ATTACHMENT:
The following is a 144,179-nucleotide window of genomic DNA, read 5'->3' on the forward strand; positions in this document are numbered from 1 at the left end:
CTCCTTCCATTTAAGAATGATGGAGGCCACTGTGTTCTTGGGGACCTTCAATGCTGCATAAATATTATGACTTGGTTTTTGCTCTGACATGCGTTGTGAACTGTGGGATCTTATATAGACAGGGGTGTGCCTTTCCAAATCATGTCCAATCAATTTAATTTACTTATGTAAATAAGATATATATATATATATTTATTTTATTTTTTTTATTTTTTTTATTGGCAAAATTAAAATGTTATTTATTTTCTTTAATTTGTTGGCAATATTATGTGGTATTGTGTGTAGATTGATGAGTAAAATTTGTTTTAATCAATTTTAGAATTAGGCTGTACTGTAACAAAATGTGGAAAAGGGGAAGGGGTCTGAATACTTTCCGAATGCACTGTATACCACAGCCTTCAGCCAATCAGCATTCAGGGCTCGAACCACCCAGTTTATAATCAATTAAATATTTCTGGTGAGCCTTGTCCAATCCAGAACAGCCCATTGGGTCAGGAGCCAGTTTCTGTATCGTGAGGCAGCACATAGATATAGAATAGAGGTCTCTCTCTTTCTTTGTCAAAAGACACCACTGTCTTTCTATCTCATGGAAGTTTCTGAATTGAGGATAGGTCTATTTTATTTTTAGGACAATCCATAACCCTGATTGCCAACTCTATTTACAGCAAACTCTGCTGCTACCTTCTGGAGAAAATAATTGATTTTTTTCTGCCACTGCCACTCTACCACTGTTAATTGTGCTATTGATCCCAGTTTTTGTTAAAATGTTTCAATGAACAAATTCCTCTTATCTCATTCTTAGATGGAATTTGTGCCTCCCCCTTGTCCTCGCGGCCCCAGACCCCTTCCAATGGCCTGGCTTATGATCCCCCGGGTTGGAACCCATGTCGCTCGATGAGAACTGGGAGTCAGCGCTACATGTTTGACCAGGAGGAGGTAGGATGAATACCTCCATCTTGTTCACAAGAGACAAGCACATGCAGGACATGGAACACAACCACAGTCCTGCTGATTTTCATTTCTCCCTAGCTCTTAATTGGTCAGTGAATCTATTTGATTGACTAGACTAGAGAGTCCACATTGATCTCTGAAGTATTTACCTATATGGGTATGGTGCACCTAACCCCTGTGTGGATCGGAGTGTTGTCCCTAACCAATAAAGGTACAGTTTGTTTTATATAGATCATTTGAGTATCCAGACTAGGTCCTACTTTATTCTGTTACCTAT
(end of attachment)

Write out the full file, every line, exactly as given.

The following is a 144,179-nucleotide window of genomic DNA, read 5'->3' on the forward strand; positions in this document are numbered from 1 at the left end:
CTCCTTCCATTTAAGAATGATGGAGGCCACTGTGTTCTTGGGGACCTTCAATGCTGCATAAATATTATGACTTGGTTTTTGCTCTGACATGCGTTGTGAACTGTGGGATCTTATATAGACAGGGGTGTGCCTTTCCAAATCATGTCCAATCAATTTAATTTACTTATGTAAATAAGATATATATATATATATTTATTTTATTTTTTTTATTTTTTTTATTGGCAAAATTAAAATGTTATTTATTTTCTTTAATTTGTTGGCAATATTATGTGGTATTGTGTGTAGATTGATGAGTAAAATTTGTTTTAATCAATTTTAGAATTAGGCTGTACTGTAACAAAATGTGGAAAAGGGGAAGGGGTCTGAATACTTTCCGAATGCACTGTATACCACAGCCTTCAGCCAATCAGCATTCAGGGCTCGAACCACCCAGTTTATAATCAATTAAATATTTCTGGTGAGCCTTGTCCAATCCAGAACAGCCCATTGGGTCAGGAGCCAGTTTCTGTATCGTGAGGCAGCACATAGATATAGAATAGAGGTCTCTCTCTTTCTTTGTCAAAAGACACCACTGTCTTTCTATCTCATGGAAGTTTCTGAATTGAGGATAGGTCTATTTTATTTTTAGGACAATCCATAACCCTGATTGCCAACTCTATTTACAGCAAACTCTGCTGCTACCTTCTGGAGAAAATAATTGATTTTTTTCTGCCACTGCCACTCTACCACTGTTAATTGTGCTATTGATCCCAGTTTTTGTTAAAATGTTTCAATGAACAAATTCCTCTTATCTCATTCTTAGATGGAATTTGTGCCTCCCCCTTGTCCTCGCGGCCCCAGACCCCTTCCAATGGCCTGGCTTATGATCCCCCGGGTTGGAACCCATGTCGCTCGATGAGAACTGGGAGTCAGCGCTACATGTTTGACCAGGAGGAGGTAGGATGAATACCTCCATCTTGTTCACAAGAGACAAGCACATGCAGGACATGGAACACAACCACAGTCCTGCTGATTTTCATTTCTCCCTAGCTCTTAATTGGTCAGTGAATCTATTTGATTGACTAGACTAGAGAGTCCACATTGATCTCTGAAGTATTTACCTATATGGGTATGGTGCACCTAACCCCTGTGTGGATCGGAGTGTTGTCCCTAACCAATAAAGGTACAGTTTGTTTTATATAGATCATTTGAGTATCCAGACTAGGTCCTACTTTATTCTGTTACCTAT